Los Angeles, CA (PressExposure) February 04, 2009 -- Political analyst Earl Ofari Hutchinson in his new book How Obama Won predicted that tough economic times and decisions would hold deep peril for President Barack Obama's administration. He assesses the peril and other decisions that will pose colossal challenges to the Obama administration in his new book.
Political analyst Earl Ofari Hutchinson in his new book, How Obama Won , predicted that the economy would hold deep peril for the new Obama administration. Hutchinson reviews in his book how polls repeatedly showed during the campaign that the economy; or rather the train wreck of the economy was really the only thing on voter's minds.
Hutchinson also told why and how economic woes would continue to be the only thing on American's minds after the election and that they would judge Obama's performance on how quickly and effectively he dealt with the economic crisis . Hutchinson assesses whether Obama's vow to cut taxes for the middle-class, clean up Wall Street's mess, and create lots of jobs for everybody would do much too stem America's economic worries. Hutchinson shows how the economy continues to bear out the old political truism that it's the economy stupid that wins or loses presidential elections as well as makes or breaks presidential administrations.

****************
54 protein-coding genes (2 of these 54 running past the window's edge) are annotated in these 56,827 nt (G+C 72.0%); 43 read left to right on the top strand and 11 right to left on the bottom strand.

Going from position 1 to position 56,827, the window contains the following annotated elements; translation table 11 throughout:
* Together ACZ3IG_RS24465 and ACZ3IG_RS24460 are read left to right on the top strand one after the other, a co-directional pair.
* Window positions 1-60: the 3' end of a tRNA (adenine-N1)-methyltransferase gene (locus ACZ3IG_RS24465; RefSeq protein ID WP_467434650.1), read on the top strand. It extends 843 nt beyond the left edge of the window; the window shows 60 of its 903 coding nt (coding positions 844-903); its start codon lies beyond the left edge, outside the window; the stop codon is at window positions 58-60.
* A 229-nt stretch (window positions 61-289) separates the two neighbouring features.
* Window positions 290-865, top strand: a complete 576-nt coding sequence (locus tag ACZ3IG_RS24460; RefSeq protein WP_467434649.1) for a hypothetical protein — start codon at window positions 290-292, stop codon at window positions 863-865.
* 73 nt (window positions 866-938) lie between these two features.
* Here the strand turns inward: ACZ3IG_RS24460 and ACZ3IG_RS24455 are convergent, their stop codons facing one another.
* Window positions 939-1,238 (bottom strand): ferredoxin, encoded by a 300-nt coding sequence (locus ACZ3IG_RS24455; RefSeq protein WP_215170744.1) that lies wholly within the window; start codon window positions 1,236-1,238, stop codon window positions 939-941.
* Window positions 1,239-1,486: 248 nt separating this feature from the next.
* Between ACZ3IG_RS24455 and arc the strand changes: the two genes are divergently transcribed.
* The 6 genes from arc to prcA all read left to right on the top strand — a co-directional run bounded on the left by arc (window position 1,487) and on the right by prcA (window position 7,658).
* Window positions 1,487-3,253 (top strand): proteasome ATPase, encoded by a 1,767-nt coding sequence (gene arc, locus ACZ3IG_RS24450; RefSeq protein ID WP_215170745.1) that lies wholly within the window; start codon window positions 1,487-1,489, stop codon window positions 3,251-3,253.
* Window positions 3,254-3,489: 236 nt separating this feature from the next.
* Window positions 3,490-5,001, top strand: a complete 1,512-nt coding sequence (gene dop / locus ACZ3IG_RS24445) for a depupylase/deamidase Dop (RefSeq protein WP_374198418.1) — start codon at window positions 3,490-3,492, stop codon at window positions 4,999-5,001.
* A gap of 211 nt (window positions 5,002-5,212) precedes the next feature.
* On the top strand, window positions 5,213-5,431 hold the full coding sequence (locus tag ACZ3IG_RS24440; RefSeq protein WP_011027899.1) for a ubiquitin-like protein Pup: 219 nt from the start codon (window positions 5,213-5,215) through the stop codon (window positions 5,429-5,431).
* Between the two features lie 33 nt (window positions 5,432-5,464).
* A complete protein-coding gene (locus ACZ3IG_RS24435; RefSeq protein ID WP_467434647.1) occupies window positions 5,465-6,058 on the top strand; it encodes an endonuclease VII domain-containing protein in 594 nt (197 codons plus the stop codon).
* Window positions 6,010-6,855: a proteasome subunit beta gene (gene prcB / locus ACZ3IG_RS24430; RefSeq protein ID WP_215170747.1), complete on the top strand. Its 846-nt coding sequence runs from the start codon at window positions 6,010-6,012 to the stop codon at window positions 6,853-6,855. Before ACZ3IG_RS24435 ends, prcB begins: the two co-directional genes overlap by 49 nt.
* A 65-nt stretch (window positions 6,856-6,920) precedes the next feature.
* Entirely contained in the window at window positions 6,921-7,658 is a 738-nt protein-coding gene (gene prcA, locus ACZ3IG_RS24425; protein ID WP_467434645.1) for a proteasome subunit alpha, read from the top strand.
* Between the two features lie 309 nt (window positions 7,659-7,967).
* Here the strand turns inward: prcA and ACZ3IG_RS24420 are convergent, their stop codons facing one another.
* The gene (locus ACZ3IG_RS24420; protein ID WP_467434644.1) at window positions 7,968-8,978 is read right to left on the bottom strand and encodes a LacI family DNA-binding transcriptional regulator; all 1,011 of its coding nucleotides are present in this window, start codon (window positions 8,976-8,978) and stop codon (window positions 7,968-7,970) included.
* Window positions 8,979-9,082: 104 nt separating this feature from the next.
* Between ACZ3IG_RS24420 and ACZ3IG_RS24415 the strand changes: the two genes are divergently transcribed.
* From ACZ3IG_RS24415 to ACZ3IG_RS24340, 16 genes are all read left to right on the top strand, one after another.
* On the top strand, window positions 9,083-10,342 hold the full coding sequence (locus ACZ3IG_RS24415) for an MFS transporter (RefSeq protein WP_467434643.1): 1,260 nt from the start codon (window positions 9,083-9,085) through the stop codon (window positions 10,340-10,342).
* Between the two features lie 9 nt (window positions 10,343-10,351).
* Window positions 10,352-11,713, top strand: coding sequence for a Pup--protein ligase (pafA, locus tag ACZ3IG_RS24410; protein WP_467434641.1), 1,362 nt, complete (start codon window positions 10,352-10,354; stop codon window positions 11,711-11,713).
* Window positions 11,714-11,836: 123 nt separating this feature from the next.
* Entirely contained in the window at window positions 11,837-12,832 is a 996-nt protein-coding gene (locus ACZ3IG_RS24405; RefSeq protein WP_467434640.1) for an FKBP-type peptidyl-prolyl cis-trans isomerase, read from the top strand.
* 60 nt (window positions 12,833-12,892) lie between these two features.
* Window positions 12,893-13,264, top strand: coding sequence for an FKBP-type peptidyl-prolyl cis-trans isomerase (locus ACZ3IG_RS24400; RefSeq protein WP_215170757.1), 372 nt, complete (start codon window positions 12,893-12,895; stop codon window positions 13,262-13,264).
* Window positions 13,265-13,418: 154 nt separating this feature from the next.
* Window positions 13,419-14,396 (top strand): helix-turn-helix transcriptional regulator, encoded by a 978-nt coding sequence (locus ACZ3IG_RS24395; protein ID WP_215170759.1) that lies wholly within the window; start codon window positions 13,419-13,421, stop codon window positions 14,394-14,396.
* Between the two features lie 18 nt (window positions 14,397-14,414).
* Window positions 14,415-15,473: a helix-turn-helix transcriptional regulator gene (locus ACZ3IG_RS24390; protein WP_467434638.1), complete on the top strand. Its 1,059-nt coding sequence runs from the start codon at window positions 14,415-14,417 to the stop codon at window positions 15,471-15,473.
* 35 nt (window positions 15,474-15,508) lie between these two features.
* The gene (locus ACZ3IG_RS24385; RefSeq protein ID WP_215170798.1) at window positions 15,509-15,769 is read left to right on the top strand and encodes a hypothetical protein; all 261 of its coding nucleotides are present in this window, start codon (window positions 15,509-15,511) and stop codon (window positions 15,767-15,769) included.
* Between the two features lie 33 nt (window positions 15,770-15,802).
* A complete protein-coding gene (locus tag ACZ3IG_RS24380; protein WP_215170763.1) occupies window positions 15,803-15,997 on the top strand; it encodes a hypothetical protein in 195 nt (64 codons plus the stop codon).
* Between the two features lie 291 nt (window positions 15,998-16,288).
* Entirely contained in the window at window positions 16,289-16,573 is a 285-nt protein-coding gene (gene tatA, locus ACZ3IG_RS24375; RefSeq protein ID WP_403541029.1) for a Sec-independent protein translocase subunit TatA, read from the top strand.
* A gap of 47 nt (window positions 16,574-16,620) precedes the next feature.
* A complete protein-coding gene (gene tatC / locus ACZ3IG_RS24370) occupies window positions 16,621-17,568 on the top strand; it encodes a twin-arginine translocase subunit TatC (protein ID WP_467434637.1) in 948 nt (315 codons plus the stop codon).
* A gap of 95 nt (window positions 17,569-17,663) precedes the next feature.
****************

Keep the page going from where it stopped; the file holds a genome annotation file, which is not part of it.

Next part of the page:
In How Obama Won , Hutchinson, reminds that from day one of campaign 2008 the enshrined article of political faith was that voters were so furious at Bush for causing massive plant closings, farm failures, corporate bungling, fraud and corruption, the housing collapse, soaring gas prices, and the wholesale flight of jobs to the far corners of the planet.
The fear and fury at the economic misery will grow worse during the early days of the Obama administration. The test, says Hutchinson, is whether Obama can reduce those fears. How Obama Won is a blueprint for understanding how he'll try.
Earl Ofari Hutchinson is an author and political analyst and a Huffington Post columnist. He is the author of The Ethnic Presidency: How Race Decides the Race to the White House (Middle Passage Press, February, 2008).